Glove and instrument changing to prevent tumour seeding in cancer surgery: a survey of surgeons’ beliefs and practices
Some surgeons change gloves and instruments after the extirpative phase of cancer surgery with the intent of reducing the risk of local and wound recurrence. Although this practice is conceptually appealing, the evidence that gloves or instruments act as vectors of cancer-cell seeding in the clinical setting is weak. To determine the potential effect of further investigation of this question, we surveyed the practices and beliefs of a broad spectrum of surgeons who operate on cancer patients.
Using a modified Dillman approach, a survey was mailed to all 945 general surgeons listed in the College of Physicians and Surgeons of Ontario public registry. The survey consisted of multiple-choice and free-text response questions. Responses were tabulated and grouped into themes, including specific intraoperative events and surgeon training. Predictive variables were analyzed by chi-square test.
Of 459 surveys returned (adjusted response rate: 46%), 351 met the inclusion criteria for retention. Of those respondents, 52% reported that they change gloves during cancer resections with the intent of decreasing the risk of tumour seeding, and 40%, that they change instruments for that purpose. The proportion of respondents indicating that they take measures to protect the wound was 73% for laparoscopic cancer resections and 31% for open resections. Training and years in practice predicted some of the foregoing behaviours. The most commonly cited basis for adopting specific strategies to prevent tumour seeding was “gut feeling,” followed by clinical training. Most respondents believe that it is possible or probable that surgical gloves or instruments harbour malignant cells, but that a cancer recurrence proceeding from that situation is unlikely.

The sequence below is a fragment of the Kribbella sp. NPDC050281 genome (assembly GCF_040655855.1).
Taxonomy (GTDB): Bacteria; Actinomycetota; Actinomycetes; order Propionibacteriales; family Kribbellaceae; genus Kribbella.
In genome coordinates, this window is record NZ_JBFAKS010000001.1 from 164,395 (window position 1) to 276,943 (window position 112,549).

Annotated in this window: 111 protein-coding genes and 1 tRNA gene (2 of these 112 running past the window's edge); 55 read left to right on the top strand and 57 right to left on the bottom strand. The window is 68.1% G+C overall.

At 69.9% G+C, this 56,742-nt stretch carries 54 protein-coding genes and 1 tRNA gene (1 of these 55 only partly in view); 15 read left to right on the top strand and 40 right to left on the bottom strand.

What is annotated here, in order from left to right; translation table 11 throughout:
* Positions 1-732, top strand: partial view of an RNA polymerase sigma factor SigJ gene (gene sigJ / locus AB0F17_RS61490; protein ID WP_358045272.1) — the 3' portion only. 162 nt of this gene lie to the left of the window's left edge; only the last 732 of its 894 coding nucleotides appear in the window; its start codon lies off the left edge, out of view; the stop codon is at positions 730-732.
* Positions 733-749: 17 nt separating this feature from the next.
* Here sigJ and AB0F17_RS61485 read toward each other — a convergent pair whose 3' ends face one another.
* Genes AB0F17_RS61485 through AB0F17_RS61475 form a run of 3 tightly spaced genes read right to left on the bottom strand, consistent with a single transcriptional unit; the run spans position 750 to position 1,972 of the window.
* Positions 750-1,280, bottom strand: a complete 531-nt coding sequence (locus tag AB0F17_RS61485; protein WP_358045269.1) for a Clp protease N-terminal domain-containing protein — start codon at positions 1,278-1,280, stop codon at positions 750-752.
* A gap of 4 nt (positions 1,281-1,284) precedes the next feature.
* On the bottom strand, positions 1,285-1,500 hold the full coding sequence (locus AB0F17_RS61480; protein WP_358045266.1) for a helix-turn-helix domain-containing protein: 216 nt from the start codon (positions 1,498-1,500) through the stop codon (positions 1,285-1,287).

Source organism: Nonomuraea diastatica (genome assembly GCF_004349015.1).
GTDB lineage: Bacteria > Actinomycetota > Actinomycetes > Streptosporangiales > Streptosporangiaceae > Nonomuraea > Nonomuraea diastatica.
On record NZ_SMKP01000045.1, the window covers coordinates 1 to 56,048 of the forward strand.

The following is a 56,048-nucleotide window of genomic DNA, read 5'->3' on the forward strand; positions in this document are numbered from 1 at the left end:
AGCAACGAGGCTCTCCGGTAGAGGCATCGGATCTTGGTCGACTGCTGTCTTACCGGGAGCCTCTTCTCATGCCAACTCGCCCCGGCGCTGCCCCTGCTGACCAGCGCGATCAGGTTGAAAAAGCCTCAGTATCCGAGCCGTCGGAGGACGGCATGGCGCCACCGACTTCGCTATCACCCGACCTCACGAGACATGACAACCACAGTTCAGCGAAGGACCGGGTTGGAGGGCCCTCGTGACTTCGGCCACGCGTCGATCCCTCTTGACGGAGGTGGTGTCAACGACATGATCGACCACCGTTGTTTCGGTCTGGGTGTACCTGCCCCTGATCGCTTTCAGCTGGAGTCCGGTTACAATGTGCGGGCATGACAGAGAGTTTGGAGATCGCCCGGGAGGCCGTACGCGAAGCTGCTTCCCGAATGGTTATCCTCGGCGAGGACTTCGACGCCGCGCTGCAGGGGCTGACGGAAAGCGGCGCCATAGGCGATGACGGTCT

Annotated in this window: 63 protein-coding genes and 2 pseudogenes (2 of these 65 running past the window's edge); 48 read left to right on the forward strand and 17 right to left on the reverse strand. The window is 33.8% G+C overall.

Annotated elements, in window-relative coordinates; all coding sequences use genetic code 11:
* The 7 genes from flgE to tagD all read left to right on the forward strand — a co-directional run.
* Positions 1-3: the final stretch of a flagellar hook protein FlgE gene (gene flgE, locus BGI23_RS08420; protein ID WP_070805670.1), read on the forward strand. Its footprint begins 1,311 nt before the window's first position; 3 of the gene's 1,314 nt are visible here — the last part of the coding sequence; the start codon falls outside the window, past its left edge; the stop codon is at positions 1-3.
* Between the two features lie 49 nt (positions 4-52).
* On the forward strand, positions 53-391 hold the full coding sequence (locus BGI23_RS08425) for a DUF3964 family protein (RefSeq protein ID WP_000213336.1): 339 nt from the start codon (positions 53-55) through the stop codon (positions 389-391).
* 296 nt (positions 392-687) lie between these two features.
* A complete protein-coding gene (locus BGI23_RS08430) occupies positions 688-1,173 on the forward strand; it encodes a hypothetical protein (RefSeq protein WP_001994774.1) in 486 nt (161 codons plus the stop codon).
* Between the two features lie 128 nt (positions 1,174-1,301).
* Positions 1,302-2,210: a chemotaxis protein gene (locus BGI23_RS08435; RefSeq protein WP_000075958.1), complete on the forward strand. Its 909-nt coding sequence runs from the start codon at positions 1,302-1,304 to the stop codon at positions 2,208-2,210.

ConclusionsThere is no consensus on how gloves and instruments should be handled in cancer operations. Further investigation is warranted.